government contracts in some of the most dangerous parts of the world such as Iraq and
Afghanistan. Abusive employers are found to be empowered by a system that allows a criminal
offense of obtaining money to make it difficult for workers to declare their rights. These victims
are coached to create a cover story when people approach them and ask them what their reason
of being here is. Most lie and say they are tourist or Students. It is difficult to identify a
victim of labor trafficking, mainly because they keep it very low-key, and if a victim is able to
escape, they face difficult health issues for the rest of their life.
One of the most popular health impacts of labor trafficking is physical abuse. According
to the Office On Trafficking in Persons, scars, headaches and hearing loss are the least of the
worst. Most victims get respiratory and/or cardiovascular problems or even limb amputation. The
psychological effects these victims experience, is shame, humiliation, confusion, anxiety,
phobias. Strategies to help allow these works to escape safely from this horrible type of work,
will make a huge difference in a persons life.
A few ways to solve this problem is that the government can enforce policies to help
prevent this from happening or to save those who have already gone through it, is by acting on it

rather than saying something will be done. People believe that actions speak louder than words.
The U.S. Immigration laws contribute to labor trafficking happening by not offering other
opportunities like changing visa requirements for foreign workers so they can change employers
(Buckley, 3). It would make a difference by decreasing the helplessness of workers and could
prevent them accidently falling into forced labor thinking it is something better. A way to address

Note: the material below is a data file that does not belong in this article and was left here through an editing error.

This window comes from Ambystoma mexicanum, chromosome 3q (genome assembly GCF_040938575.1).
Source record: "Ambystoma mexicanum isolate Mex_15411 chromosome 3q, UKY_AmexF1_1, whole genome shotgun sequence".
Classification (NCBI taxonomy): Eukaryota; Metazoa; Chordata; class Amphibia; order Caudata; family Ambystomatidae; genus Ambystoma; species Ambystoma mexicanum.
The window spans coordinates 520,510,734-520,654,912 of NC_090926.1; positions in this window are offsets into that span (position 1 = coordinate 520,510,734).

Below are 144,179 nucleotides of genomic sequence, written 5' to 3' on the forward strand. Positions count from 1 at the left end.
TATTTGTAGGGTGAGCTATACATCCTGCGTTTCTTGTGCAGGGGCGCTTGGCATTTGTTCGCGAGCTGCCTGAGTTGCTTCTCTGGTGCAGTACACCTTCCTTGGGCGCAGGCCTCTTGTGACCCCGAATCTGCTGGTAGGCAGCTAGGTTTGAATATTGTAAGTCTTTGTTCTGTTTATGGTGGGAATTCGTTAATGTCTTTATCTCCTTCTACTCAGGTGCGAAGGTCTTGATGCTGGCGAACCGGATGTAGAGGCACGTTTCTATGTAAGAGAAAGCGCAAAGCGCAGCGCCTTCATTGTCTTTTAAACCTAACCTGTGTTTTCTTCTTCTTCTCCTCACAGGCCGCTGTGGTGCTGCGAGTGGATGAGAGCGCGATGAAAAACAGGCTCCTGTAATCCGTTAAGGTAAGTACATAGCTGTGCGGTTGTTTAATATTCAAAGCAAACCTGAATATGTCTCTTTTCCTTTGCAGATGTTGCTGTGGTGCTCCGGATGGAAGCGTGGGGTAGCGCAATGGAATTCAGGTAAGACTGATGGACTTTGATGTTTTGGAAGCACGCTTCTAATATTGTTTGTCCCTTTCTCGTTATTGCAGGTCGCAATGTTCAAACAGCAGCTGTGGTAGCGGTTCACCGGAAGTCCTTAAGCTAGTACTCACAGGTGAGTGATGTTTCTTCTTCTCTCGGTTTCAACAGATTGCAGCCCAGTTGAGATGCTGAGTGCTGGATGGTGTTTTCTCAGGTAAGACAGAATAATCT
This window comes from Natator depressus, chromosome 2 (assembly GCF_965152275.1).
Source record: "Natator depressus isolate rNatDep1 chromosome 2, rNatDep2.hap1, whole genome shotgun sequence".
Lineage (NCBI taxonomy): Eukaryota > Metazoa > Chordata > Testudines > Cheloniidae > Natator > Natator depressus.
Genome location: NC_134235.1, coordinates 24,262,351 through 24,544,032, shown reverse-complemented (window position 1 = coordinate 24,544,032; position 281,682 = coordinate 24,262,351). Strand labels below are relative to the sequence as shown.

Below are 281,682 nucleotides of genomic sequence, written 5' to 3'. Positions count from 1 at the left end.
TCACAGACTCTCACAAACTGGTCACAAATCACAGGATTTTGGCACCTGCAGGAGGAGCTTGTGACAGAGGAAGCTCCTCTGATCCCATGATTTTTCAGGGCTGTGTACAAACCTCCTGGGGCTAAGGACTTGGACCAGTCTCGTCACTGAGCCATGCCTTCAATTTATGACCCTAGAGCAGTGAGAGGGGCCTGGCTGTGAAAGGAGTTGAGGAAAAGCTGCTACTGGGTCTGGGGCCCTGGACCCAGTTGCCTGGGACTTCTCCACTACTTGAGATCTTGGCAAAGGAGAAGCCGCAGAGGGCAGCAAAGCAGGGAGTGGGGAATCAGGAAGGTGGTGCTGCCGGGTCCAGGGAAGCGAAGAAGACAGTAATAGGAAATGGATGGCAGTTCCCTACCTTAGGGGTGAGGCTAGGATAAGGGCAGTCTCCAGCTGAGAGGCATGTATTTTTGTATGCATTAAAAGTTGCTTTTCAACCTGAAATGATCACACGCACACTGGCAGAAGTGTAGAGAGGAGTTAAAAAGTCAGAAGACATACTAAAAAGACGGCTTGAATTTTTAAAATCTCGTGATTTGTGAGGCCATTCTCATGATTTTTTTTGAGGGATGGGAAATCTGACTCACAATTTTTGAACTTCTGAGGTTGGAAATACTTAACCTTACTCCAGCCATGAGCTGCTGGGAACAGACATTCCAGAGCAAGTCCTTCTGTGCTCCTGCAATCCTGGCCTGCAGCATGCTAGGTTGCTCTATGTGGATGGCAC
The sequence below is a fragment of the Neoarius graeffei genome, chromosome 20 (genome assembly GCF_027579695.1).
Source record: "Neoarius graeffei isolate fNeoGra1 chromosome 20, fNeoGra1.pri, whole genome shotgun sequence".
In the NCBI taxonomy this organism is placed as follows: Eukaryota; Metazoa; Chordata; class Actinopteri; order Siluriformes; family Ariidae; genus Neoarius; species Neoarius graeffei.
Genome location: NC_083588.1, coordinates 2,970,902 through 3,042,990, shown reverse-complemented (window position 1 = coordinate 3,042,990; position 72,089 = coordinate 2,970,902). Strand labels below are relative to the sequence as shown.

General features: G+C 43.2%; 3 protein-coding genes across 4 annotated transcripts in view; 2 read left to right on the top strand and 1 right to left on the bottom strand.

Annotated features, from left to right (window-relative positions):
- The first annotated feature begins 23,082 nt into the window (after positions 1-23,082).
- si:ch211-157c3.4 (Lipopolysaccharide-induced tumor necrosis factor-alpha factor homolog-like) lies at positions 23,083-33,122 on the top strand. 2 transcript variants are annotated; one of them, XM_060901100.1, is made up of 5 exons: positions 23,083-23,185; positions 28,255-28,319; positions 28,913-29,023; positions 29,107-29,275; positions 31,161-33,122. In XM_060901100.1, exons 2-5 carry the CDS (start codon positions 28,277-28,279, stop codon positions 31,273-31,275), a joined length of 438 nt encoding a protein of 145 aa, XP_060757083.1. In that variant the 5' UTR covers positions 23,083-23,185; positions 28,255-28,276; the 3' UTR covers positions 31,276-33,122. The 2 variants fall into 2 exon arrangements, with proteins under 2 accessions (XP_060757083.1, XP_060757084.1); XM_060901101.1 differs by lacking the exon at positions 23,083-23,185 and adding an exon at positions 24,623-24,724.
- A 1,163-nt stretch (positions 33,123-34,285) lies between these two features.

the core root of the problem is to fight against it using the federal Trafficking Victims Protection
Act (TVPA).
There are three different types of Trafficking Victims Protection Acts. The first one is the
act of 2003 is a federal, civil right of action for trafficking victim to be able to sue their
traffickers. It also adds human trafficking to the list of crimes charged against the trafficker and
protects the victims and their families from deportation. The second one is the act of 2005, which
provides a program to shelter minors who have escaped and also provides a $5 million program
for treatment of trafficking victims abroad. The last TVP Act is the the act of 2008. It states how
the government has created new systems to gather and report human trafficking data. All
unaccompanied illegal children are screened as potential victims of human trafficking which
enhances criminal sanctions against the traffickers and expands different ways trafficking can be
expressed to make the prosecution process easier.
In conclusion, modern day slavery still exists whether people know it or not, its out there
in different countries especially the United States. The only thing most foreign workers want is a
better life financially. There are some laws enforced to help prevent this from happening to
people, but what about the people who have been or are still going through it? Helping provide
safer work for illegal immigrants You cannot blame the victims either, they come from poor parts
around the world and are promised plenty money and a better life than the one they already had.

Jennifer Turner asserts that human beings should not be blamed, but the government should act
against human trafficking.

Works Cited Annotated
Giacomo, Carol. "Are Your Food and Clothes Produced with Slave Labor?" Taking Note. The
New York Times, 30 June 2014. Web. 18 Apr. 2016.

Slave labors produce products most consumers buy, from food to clothing, the only
reason why most people dont know of this is because the trafficking occurs in secret.
About 29 million victims are trafficked worldwide and are stuck working 7 days a week
creating popular name brand clothing, especially fake high brand clothing including
Gucci, Chanel and Nike. Trafficking exists from the money made from it. The U.S. is the
worlds greatest importer. A bill has been introduced by Carolyn Maloney which is a
legislation that requires companies that have global gross receipts of about $100 million,
need to publicly disclose any measures they have taken to prevent human trafficking,